I found the photo above on an ad for a Publix supermarkets's sale. I suppose having a Veteran's Day sale strikes me as better than a Columbus Day sale, but honoring people's service this way still seems odd. Maybe Publix is giving the implied suggestion that you should donate your saved money to a group that helps veterans. That would be great.
In any case, if you serve or served in our military, the day this post goes live honors you and I thank you.
At the same time, I have to think about our current (lame duck) president who hasn't honored you. He has used such derogatory terms to describe our military and war heroes that I wonder how any veteran could support him. Here's how: he lies. He'll say one thing and then, as soon as it suits him, say the opposite. Anyone who doesn't know that his words have no consistent relationship with the truth might believe something that comes out of his mouth.
I've been thinking in particular about how, early in his successful first candidacy, he started talking about "fake news" and calling the media liars. Once the idea is out there that the American people can't trust what we hear, then he can say anything he thinks will help him. People know they're getting different stories, but it's possible that his words are the real ones. In this way, people believe his lies.
In the disciplinary system at my school, we usually have a pretty good sense of when a student is lying about something. We tell the kid, even though we know you're lying, your punishment will be less if you come clean now. Often, the child does the right thing by admitting he/she/they have been slinging falsehoods.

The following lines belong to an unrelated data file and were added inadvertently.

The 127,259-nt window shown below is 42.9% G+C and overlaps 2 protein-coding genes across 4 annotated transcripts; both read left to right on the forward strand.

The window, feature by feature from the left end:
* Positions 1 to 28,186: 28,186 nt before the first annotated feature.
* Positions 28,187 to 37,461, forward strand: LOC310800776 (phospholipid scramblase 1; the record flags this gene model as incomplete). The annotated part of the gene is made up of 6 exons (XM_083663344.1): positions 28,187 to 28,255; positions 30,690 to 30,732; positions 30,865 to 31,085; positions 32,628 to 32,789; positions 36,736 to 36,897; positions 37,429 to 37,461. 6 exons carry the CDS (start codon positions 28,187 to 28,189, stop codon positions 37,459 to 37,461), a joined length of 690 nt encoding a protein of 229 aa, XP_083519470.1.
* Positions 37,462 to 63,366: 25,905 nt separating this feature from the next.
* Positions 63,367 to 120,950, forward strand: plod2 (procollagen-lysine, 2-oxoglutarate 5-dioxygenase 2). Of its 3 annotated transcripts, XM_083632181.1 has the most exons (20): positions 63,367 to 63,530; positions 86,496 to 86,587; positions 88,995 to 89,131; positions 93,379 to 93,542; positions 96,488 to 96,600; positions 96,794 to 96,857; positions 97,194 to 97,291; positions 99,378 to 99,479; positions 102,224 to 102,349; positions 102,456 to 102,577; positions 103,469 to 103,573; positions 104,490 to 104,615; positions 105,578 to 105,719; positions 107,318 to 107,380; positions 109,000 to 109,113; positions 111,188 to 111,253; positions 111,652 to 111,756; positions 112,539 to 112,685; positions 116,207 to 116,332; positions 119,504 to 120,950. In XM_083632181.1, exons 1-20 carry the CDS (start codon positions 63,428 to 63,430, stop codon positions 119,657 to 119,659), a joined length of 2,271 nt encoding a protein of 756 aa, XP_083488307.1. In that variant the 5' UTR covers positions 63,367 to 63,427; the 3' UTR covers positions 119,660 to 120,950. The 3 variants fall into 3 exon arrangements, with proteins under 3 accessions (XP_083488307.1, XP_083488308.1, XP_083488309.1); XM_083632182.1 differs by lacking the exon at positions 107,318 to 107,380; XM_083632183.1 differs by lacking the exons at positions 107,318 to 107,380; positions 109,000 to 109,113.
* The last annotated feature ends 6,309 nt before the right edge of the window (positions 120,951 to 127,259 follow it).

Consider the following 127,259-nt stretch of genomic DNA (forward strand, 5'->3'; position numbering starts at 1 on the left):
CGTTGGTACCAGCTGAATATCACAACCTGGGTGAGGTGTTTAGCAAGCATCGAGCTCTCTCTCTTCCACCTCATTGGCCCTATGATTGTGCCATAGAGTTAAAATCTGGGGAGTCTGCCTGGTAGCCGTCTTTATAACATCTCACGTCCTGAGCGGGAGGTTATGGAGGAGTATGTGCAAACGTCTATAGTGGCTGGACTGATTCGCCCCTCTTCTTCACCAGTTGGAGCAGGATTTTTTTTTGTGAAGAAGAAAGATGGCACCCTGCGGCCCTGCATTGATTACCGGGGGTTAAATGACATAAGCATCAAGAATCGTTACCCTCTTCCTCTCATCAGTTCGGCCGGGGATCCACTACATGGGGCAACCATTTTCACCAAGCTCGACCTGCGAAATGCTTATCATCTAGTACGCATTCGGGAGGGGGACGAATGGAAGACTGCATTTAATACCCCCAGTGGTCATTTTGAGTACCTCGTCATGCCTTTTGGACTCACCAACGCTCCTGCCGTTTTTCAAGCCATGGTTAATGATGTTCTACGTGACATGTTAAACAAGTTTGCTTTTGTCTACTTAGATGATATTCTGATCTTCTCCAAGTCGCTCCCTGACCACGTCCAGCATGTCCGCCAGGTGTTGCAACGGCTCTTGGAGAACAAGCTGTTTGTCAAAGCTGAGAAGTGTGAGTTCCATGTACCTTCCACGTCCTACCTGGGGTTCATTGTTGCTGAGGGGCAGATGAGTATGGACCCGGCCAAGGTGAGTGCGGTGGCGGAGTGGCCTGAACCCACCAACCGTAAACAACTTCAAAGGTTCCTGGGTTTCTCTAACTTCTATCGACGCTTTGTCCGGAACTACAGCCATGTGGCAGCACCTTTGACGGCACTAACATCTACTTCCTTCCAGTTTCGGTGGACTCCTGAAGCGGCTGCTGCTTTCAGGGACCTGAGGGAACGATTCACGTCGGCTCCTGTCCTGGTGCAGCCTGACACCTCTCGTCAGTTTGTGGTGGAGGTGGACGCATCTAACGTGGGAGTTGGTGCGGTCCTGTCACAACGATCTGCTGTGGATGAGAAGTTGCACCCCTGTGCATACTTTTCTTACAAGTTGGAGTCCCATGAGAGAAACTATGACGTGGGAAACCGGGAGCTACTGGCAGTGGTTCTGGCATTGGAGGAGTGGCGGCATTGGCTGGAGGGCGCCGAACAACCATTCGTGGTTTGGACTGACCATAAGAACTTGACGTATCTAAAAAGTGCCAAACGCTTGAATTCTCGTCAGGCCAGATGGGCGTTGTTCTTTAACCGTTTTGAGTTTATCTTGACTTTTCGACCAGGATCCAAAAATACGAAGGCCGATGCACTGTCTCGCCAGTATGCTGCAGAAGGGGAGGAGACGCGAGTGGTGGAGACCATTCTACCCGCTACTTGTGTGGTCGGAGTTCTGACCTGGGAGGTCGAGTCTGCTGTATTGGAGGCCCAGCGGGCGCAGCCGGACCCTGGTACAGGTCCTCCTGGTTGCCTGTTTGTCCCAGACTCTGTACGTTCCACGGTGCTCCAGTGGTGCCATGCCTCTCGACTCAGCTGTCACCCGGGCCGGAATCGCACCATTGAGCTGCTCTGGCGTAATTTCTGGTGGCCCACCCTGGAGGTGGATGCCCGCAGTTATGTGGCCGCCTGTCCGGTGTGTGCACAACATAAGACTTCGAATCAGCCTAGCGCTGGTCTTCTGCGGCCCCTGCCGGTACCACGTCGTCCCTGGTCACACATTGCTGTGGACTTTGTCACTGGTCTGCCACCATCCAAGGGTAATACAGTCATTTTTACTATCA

But that's not how the outgoing president rolls. He doubles down on his dishonesty. Like a petulant toddler, he shouts, "No, you're the liar," even when there's recorded evidence that the opposite of his words is fact. He knows that if he says something enough times or loud enough of with enough emphasis, people will start to believe him because the idea of dishonesty is still floating around, where he started its swirling...and it's still swirling in the zeitgeist because he keeps putting it there.
I've been thinking about this organized plan of disinformation for months, but I only recently found out that there's a name for it: the Liar's Dividend. I was listening to a podcast about something else entirely when I came across this concept, which might come from law professors Robert Chesney and Danielle Citron, as discussed in this great article from The Guardian.
I guess my question is how do we break the cycle created by the Liar's Dividend? Once the tactic of dishonesty is available to people by claiming others as false, how can we stop the lying? Here's where I should have a smart answer, but I don't. Instead, I ask you to please answer me in the comments. Of course, if your answer is false, you can always call me the liar. It works.